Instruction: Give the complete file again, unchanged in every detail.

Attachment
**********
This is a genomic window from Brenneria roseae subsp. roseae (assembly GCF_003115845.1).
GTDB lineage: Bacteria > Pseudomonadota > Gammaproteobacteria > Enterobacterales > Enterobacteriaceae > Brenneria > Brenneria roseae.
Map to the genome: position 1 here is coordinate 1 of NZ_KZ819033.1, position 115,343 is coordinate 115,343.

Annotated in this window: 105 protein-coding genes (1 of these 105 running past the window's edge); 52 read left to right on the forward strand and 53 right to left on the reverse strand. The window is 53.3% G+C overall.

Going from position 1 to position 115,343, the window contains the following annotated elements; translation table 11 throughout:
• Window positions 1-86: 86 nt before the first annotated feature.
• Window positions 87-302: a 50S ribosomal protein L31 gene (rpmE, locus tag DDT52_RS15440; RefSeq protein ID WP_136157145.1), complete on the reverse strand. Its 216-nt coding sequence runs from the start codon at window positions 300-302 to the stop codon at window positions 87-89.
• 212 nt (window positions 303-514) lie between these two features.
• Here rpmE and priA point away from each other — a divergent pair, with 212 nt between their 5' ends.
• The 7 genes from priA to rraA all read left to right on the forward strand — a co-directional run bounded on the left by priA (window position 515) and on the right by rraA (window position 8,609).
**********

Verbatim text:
This is a genomic window from Brenneria roseae subsp. roseae (assembly GCF_003115845.1).
GTDB lineage: Bacteria > Pseudomonadota > Gammaproteobacteria > Enterobacterales > Enterobacteriaceae > Brenneria > Brenneria roseae.
Map to the genome: position 1 here is coordinate 1 of NZ_KZ819033.1, position 115,343 is coordinate 115,343.

Annotated in this window: 105 protein-coding genes (1 of these 105 running past the window's edge); 52 read left to right on the forward strand and 53 right to left on the reverse strand. The window is 53.3% G+C overall.

Going from position 1 to position 115,343, the window contains the following annotated elements; translation table 11 throughout:
• Window positions 1-86: 86 nt before the first annotated feature.
• Window positions 87-302: a 50S ribosomal protein L31 gene (rpmE, locus tag DDT52_RS15440; RefSeq protein ID WP_136157145.1), complete on the reverse strand. Its 216-nt coding sequence runs from the start codon at window positions 300-302 to the stop codon at window positions 87-89.
• 212 nt (window positions 303-514) lie between these two features.
• Here rpmE and priA point away from each other — a divergent pair, with 212 nt between their 5' ends.
• The 7 genes from priA to rraA all read left to right on the forward strand — a co-directional run bounded on the left by priA (window position 515) and on the right by rraA (window position 8,609).